skip to main content
caption: Chase Luplow sits through a Covid-19 test administered by Tyler Gachen, a firefighter with the Enumclaw Fire Department, on Wednesday, November 18, 2020, in the parking lot of the Weyerhaeuser King County Aquatic Center along Southwest Campus Drive in Federal Way.
Enlarge Icon
Chase Luplow sits through a Covid-19 test administered by Tyler Gachen, a firefighter with the Enumclaw Fire Department, on Wednesday, November 18, 2020, in the parking lot of the Weyerhaeuser King County Aquatic Center along Southwest Campus Drive in Federal Way.
Credit: KUOW Photo/Megan Farmer

A tale of two pandemics: Covid rates vary wildly across King County

South King County Covid rates are up to eight times higher than in north Seattle and Eastside.

On a chilly but sunny day in early December, a Safeway parking lot in SeaTac was full of shoppers.

Alicia Sánchez was here grocery shopping with her granddaughter. When we asked if she knew anyone who has had Covid, she said: Me, I had Covid.

“Yo y mi familia salimos todos positivos,” she said.

She and her whole family tested positive. One of Sánchez’s children got it at the warehouse where he works and unwittingly brought it into her home. She and the three family members she lives with got sick.

The coronavirus continues to surge throughout King County, but the stats look different depending on location. In parts of south King County, Covid rates are seven or eight times higher than parts of north Seattle and the Eastside.

About a quarter of south King County residents who have had Covid got it at work, according to public health data. That’s a higher rate than any other part of the county.

About a third got it at home.

Alicia Sánchez said her family was worried about her, because she is older and diabetic.

“In terms of symptoms, I had terrible headaches, shortness of breath, losing my sense of smell and taste, but I got through it, thank God,” she said in Spanish.

Two of her children got even sicker.

“They got pneumonia and had to go to the hospital, but they’re fine now, thank God,” she said.

Sánchez said she knows people are tired of using masks, but she really, really wants them to do so, because masks offer protection for themselves and everyone else.

“No one wants their loved ones to be infected,” she said. “No one wants anyone to be infected.”

Next, we headed to an Albertson’s grocery store in south Auburn, where we met Alison Saucedo, age 22.

Saucedo said she doesn’t know anyone who has had Covid. She quit her job at a grocery store at the beginning of the pandemic to avoid exposure.

“I’m not really worried about my health — like, I know I’m healthy; I won’t catch the virus,” Saucedo said. “But I do worry about my boyfriend’s grandma. Because she’s 90 years old. We have to be careful where we go and what we do because of her.”

Saucedo lives with her 1-year-old son and her boyfriend’s mom.

Almost everyone we talked to in south King County had to keep going to work — jobs in factories and stores or as cleaners. In-person work. Or, like Alison Saucedo, they had to choose between having an income and risking exposure to the virus.

Many of them, like Saucedo, and like Alicia Sanchez in SeaTac, live in multi-generational homes.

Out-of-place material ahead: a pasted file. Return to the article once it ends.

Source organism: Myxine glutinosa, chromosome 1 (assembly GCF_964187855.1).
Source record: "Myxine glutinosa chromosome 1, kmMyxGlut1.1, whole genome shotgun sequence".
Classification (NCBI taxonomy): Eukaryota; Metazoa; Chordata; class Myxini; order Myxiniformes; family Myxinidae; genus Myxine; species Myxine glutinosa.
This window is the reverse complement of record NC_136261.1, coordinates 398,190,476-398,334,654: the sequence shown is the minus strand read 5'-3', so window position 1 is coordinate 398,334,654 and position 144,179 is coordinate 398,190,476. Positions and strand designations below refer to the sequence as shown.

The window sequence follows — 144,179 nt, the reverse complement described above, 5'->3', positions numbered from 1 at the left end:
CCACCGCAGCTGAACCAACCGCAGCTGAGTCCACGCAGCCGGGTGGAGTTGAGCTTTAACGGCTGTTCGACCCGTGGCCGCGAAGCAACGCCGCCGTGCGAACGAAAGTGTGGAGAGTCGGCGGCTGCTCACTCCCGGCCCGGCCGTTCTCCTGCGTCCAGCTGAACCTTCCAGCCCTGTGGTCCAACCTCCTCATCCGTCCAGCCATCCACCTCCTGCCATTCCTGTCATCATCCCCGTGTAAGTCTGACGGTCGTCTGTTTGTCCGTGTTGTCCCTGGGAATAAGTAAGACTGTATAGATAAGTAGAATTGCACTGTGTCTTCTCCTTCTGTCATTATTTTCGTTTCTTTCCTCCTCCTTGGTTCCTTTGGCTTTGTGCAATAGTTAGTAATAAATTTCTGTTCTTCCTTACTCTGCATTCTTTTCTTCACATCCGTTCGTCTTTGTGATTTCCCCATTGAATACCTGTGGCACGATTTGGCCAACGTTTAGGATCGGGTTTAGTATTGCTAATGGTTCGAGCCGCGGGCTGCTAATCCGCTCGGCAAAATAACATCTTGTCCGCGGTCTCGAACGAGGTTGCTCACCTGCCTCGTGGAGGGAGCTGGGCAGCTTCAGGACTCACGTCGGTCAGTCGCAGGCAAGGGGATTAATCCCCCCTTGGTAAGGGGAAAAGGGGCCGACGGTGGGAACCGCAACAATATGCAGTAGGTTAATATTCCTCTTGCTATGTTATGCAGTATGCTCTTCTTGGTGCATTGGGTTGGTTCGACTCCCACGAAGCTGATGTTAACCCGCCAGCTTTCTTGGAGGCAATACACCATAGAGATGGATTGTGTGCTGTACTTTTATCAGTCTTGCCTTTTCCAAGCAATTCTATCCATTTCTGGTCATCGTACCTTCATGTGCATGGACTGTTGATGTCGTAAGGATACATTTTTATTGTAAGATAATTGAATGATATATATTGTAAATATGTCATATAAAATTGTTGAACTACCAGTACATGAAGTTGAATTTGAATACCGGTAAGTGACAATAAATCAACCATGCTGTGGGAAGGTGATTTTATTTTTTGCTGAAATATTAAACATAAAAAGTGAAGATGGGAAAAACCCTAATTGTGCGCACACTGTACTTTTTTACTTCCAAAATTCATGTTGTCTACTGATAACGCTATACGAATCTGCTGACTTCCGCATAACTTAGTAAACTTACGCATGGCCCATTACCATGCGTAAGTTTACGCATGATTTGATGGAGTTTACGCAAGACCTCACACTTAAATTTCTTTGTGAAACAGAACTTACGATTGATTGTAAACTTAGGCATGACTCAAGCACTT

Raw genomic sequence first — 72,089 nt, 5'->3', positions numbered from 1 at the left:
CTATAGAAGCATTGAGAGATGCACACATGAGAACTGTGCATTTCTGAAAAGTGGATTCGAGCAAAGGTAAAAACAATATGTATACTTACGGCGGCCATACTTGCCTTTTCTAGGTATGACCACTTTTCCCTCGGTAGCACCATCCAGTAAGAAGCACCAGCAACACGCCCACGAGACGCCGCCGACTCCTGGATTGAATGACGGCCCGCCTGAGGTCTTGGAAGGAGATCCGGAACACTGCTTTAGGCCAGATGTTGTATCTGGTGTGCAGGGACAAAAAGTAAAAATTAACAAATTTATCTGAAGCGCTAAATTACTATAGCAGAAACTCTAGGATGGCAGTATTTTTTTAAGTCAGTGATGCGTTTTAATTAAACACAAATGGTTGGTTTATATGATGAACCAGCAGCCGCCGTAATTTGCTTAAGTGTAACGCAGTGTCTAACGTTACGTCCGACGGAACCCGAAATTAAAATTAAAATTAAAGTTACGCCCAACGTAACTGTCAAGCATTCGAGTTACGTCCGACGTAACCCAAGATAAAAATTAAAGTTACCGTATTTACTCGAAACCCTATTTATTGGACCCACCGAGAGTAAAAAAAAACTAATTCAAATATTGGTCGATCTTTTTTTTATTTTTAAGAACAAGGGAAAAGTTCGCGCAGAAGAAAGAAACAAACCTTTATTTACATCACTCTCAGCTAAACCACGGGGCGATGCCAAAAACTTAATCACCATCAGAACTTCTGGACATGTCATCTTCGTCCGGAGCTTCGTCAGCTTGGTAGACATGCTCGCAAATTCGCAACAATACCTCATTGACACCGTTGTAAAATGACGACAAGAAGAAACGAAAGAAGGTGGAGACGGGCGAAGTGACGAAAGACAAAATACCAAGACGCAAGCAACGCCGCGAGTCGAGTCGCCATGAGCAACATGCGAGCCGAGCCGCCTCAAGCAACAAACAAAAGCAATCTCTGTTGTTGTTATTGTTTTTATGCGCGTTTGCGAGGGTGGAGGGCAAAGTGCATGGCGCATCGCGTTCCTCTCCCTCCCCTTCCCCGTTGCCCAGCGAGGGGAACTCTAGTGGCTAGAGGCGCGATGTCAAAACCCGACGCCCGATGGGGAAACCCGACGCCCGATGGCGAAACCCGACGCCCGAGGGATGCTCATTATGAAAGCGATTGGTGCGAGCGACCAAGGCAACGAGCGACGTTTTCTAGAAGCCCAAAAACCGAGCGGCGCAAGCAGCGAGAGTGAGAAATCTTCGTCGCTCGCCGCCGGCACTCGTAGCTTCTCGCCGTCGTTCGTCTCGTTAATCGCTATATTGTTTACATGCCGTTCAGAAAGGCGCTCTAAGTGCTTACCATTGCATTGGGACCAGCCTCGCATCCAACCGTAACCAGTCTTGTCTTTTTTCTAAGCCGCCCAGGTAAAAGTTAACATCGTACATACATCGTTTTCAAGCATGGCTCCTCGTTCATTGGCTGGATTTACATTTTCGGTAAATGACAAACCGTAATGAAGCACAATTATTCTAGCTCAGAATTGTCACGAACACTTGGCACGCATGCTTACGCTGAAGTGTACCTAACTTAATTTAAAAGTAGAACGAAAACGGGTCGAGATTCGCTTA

That’s different from what we found in Carnation, about 45 minutes from Seattle.

caption: Rates of positive Covid cases in King County by health reporting area from 11/23/20 to 12/7/20.
Enlarge Icon
Rates of positive Covid cases in King County by health reporting area from 11/23/20 to 12/7/20.

This area around the Snoqualmie Valley had the lowest rate of Covid in King County when we visited. For every 100,000 people in the area, around 180 tested positive for Covid during the last two weeks of November, according to data from Public Health -- Seattle & King County.

That’s a fraction of the rate in Auburn, where we met Alison Saucedo.

We come across Baj and Kari Kochar, who are out for their daily mental health walk at the park. They don’t know anyone in town who has gotten Covid.

But they do know people out of town, including two cousins, one an emergency room doctor in Indiana. “And another cousin who’s gotten it lives in Georgia,” said Baj Kochar. “She’s a college student. Fortunately they’re both still okay, so far.”

Across a large field, kids bound about a playground.

“A lot of people on our street, in our neighborhood, are working from a home office,” said Katie Tasa, a mom standing next to her pandemic-pod neighbor watching their kids together.

With so many people working from home, it’s unlikely they will get sick at work, as in south King County. A sixth of people who got Covid in east King County were most likely exposed at a non-healthcare workplace, according to public health data covering late September to late November.

It’s more common for them to get infected out in the community, shopping and socializing -- almost a quarter of folks in this region got it that way.

In nearby Duvall, Jarrett Fannin was visiting from a few miles north in Snohomish County. He says he knows a handful of people with Covid.

“My friend in Arizona, he’s 23 years old, and he just had diabetes and he was hospitalized for a month,” Fannin said.

And a few in Snohomish County, like one friend who lost her sense of taste.

“Days after she stopped her coughing, she was still biting into onions and nothing was happening,” he says.

Snohomish County is where the first coronavirus case was detected in the U.S.

This virus is not a hoax to him, he said.

“I’m like yo, I have friends who have almost died from it, so you know, wear your mask,” he said.